A multiple birth is when more than one baby is born from a multiple pregnancy. A higher order birth is one where three babies or more are born.

 

Is multiple pregnancy increased with ART treatment?

 

The simple answer is “Yes”!

 

Fertility drugs, by injection or orally, are often used to stimulate follicle growth and these are often used in conjunction with Intrauterine Insemination (IUI). Conception is achieved naturally but with the increased number of follicles and hence eggs, together with the lack of control over fertilization and the number of fertilized embryos reaching the uterine cavity, there is a higher risk of multiple pregnancy. Indeed in most countries the risk of multiple pregnancies after these less controlled and less regulated treatments, used on a much larger scale, can in fact have a much more profound statistical impact. The use of these methods is often wholly medically and financially justified but they all require careful monitoring to try to avoid the very real problems of excessive response and multiple pregnancy.

 

One in eighty natural pregnancies result in twins but the rate from IVF is about one in five, even in countries where guidelines limit the number of embryos transferred to three and just two are routinely transferred.1

The chance of having multiple births from IVF treatment is directly related to the number of embryos transferred at each treatment. Improved results have lead to the more enlightened clinicians, who are concerned by such issues, to limit the number of embryos transferred per treatment cycle and the Reproductive Technology Accreditation Committee guidelines used in Australia strongly endorse reduced numbers at transfer.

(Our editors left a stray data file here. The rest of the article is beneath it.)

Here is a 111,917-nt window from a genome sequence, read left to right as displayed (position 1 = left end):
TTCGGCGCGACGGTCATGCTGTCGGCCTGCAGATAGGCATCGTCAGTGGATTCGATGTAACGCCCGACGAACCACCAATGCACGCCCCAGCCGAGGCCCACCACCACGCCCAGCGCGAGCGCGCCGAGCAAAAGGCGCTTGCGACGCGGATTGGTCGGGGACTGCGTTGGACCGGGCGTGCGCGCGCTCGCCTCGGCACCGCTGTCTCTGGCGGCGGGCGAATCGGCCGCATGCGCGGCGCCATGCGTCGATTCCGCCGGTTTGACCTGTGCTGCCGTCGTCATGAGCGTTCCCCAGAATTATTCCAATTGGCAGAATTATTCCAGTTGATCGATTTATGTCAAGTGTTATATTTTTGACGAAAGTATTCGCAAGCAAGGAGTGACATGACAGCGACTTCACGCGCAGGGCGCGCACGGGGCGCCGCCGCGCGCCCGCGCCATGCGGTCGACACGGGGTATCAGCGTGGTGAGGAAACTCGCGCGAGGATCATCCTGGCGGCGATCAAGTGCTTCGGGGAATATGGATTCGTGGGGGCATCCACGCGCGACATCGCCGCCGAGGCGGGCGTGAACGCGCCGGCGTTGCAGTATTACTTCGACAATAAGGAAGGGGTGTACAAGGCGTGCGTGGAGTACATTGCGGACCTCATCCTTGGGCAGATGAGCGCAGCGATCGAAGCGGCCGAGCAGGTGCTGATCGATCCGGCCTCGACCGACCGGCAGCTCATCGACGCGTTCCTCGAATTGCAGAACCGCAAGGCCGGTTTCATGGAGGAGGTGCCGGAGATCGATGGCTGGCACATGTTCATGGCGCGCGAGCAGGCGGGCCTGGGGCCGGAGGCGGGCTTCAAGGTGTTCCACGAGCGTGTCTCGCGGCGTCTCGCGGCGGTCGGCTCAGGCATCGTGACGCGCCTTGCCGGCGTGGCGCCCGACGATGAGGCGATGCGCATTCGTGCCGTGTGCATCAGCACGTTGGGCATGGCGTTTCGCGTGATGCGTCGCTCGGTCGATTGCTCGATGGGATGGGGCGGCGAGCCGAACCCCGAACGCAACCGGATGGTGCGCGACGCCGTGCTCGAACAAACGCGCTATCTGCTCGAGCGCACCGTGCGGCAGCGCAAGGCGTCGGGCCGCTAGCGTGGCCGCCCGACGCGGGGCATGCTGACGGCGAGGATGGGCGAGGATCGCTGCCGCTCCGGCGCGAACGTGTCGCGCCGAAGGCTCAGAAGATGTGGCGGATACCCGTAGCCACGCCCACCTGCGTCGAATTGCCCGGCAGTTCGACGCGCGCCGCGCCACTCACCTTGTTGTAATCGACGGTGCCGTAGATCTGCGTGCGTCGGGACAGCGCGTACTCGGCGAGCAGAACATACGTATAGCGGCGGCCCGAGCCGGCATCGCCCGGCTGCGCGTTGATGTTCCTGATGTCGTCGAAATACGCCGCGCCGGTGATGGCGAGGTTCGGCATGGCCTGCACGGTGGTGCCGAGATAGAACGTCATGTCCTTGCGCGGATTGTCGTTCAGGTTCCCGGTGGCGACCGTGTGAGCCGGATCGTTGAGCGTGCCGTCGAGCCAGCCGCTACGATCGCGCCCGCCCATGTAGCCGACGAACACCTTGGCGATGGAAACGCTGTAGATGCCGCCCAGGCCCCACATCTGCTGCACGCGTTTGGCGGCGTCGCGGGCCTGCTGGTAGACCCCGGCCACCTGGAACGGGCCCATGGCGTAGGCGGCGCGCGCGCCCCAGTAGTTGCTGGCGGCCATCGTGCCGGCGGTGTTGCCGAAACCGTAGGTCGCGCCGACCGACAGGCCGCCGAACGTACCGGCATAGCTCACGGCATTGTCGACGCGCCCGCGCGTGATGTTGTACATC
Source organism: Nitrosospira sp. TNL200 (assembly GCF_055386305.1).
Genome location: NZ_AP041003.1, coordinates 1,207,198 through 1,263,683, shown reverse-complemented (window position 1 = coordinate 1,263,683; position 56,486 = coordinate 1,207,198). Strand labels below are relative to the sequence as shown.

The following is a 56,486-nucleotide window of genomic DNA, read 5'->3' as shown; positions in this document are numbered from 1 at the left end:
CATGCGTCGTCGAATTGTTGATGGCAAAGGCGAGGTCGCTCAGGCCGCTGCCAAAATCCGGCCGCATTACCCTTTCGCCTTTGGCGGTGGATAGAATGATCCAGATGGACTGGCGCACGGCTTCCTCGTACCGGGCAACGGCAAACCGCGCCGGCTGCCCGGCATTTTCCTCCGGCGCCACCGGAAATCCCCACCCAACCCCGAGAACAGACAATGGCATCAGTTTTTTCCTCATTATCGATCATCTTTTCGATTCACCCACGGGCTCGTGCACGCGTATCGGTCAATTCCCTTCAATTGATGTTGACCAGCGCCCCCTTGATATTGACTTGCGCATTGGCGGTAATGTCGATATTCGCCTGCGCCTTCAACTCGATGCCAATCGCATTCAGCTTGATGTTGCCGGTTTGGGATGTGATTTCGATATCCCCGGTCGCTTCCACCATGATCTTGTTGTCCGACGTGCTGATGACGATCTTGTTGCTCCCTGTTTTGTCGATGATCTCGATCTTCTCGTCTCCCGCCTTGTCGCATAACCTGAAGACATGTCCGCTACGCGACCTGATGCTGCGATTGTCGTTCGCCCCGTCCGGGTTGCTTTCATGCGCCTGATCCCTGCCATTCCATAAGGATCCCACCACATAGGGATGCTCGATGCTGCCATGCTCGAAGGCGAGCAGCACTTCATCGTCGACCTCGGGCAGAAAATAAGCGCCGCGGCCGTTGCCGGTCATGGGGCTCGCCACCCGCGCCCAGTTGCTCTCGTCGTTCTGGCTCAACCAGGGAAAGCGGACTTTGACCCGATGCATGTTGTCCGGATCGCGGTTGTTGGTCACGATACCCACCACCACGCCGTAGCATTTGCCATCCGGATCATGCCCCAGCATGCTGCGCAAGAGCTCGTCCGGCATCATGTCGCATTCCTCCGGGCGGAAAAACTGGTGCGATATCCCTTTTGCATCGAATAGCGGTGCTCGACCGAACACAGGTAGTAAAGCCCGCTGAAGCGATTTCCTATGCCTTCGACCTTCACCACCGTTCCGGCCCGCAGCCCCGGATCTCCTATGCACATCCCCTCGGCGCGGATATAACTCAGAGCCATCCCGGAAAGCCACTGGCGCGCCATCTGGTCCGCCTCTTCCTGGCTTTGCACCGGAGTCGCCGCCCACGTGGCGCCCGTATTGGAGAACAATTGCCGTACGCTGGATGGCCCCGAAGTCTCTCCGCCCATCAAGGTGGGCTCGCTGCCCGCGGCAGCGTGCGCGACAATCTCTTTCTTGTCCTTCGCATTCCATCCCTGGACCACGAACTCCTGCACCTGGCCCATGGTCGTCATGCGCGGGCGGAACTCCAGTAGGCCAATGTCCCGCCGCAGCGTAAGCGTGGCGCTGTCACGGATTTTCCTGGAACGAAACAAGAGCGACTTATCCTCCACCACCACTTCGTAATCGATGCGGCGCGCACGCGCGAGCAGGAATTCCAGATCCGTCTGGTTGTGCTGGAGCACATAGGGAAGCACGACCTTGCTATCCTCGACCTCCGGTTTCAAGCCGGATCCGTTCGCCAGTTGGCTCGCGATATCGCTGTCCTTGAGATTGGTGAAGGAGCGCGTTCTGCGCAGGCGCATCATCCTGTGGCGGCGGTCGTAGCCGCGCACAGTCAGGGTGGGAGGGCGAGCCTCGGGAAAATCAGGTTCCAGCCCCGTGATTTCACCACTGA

Multi fetal pregnancy (or selective) reduction

Where there is a multiple pregnancy, usually of triplets or more, your doctor may suggest that you consider the reduction of one or more embryos in the early weeks of the pregnancy, to give the remaining embryo(s) a better chance to develop into healthy babies. This can be a very difficult option, both emotionally and ethically and the couple will need to discuss this carefully with their doctor and counsellor who will help them to come to a decision that is right for them and provide advice and support for as long as it is needed.2

 

What are problems with a multiple pregnancy?

  • Multiple pregnancies increase the risk of pre-eclampsia, gestational diabetes, excessive weight gain, anaemia, back pain, pelvic laxity after birth and perhaps most importantly premature birth with all the problems that follow from that.
  • The risk of losing a child from a twin pregnancy is five times that of a singleton.
  • The birth weight of twins and triplets is generally lower than that of singletons who have an average weight of 3.5 kg (about 7 lbs). The average birth weight of a twin infant is 2.5 kg (about 5 lbs) and of a triplet 1.8 kg (about 3 lbs).3 Discordant growth and complications such as twin to twin transfusion can also give rise to significant short and long-term complications for the infants.